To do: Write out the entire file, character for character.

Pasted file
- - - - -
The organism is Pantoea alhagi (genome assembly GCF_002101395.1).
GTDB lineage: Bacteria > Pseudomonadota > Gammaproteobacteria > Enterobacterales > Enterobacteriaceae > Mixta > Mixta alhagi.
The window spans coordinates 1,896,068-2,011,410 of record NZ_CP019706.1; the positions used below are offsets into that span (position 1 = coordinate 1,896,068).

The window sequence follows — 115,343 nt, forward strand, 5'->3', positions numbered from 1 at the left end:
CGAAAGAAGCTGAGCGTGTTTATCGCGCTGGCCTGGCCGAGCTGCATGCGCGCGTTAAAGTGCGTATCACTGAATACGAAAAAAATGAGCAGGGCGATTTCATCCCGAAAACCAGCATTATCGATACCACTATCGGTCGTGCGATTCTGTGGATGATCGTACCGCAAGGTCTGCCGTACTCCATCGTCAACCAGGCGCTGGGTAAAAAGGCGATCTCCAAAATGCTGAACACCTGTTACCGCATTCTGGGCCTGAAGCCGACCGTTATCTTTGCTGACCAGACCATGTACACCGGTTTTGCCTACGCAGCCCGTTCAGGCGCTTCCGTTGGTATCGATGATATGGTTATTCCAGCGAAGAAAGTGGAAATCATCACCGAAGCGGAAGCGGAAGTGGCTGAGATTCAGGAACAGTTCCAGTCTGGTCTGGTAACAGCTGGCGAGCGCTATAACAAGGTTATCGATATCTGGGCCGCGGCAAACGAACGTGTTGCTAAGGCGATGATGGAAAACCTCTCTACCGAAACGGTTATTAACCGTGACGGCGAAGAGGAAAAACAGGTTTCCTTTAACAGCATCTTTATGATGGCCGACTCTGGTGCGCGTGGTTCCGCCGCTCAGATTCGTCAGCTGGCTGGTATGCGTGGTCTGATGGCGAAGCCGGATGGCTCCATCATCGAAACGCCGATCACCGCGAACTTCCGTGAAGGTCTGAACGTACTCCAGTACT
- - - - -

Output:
The organism is Pantoea alhagi (genome assembly GCF_002101395.1).
GTDB lineage: Bacteria > Pseudomonadota > Gammaproteobacteria > Enterobacterales > Enterobacteriaceae > Mixta > Mixta alhagi.
The window spans coordinates 1,896,068-2,011,410 of record NZ_CP019706.1; the positions used below are offsets into that span (position 1 = coordinate 1,896,068).

The window sequence follows — 115,343 nt, forward strand, 5'->3', positions numbered from 1 at the left end:
CGAAAGAAGCTGAGCGTGTTTATCGCGCTGGCCTGGCCGAGCTGCATGCGCGCGTTAAAGTGCGTATCACTGAATACGAAAAAAATGAGCAGGGCGATTTCATCCCGAAAACCAGCATTATCGATACCACTATCGGTCGTGCGATTCTGTGGATGATCGTACCGCAAGGTCTGCCGTACTCCATCGTCAACCAGGCGCTGGGTAAAAAGGCGATCTCCAAAATGCTGAACACCTGTTACCGCATTCTGGGCCTGAAGCCGACCGTTATCTTTGCTGACCAGACCATGTACACCGGTTTTGCCTACGCAGCCCGTTCAGGCGCTTCCGTTGGTATCGATGATATGGTTATTCCAGCGAAGAAAGTGGAAATCATCACCGAAGCGGAAGCGGAAGTGGCTGAGATTCAGGAACAGTTCCAGTCTGGTCTGGTAACAGCTGGCGAGCGCTATAACAAGGTTATCGATATCTGGGCCGCGGCAAACGAACGTGTTGCTAAGGCGATGATGGAAAACCTCTCTACCGAAACGGTTATTAACCGTGACGGCGAAGAGGAAAAACAGGTTTCCTTTAACAGCATCTTTATGATGGCCGACTCTGGTGCGCGTGGTTCCGCCGCTCAGATTCGTCAGCTGGCTGGTATGCGTGGTCTGATGGCGAAGCCGGATGGCTCCATCATCGAAACGCCGATCACCGCGAACTTCCGTGAAGGTCTGAACGTACTCCAGTACT